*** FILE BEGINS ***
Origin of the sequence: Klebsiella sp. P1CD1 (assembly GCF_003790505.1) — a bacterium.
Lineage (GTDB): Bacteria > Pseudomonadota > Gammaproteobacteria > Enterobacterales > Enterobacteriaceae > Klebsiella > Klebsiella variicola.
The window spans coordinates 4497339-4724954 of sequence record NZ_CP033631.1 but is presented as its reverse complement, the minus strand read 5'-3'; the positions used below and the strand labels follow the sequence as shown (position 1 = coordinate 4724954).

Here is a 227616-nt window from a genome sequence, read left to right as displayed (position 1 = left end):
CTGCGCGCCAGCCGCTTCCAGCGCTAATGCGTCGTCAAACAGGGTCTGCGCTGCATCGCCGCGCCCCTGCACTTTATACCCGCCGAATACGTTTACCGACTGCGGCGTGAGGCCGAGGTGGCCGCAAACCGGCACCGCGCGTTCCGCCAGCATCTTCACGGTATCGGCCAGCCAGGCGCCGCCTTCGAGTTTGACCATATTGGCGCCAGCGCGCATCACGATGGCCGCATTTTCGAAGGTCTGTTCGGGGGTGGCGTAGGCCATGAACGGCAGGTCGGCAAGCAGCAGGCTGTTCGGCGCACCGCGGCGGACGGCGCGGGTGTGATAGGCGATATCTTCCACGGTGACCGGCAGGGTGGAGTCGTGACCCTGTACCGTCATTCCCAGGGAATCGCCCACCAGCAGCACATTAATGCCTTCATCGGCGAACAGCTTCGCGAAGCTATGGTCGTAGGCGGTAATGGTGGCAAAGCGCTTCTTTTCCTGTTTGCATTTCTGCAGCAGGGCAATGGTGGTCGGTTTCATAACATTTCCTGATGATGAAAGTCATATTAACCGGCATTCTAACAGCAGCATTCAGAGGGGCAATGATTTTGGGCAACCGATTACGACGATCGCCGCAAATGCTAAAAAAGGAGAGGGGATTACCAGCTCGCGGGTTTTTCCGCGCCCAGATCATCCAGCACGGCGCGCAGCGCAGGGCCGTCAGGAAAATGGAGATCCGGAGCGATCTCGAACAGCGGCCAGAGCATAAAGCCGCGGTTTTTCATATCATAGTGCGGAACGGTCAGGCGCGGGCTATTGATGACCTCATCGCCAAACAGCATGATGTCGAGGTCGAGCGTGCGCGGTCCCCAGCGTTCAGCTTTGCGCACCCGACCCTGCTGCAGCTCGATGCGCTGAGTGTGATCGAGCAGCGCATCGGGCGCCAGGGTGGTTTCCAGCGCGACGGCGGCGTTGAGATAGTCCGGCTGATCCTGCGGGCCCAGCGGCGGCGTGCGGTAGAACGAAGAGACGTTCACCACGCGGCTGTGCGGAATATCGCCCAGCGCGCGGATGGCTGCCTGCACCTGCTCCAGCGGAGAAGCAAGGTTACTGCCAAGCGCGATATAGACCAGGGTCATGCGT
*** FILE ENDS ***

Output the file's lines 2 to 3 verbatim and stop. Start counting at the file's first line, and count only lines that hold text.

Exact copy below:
Lineage (GTDB): Bacteria > Pseudomonadota > Gammaproteobacteria > Enterobacterales > Enterobacteriaceae > Klebsiella > Klebsiella variicola.
The window spans coordinates 4497339-4724954 of sequence record NZ_CP033631.1 but is presented as its reverse complement, the minus strand read 5'-3'; the positions used below and the strand labels follow the sequence as shown (position 1 = coordinate 4724954).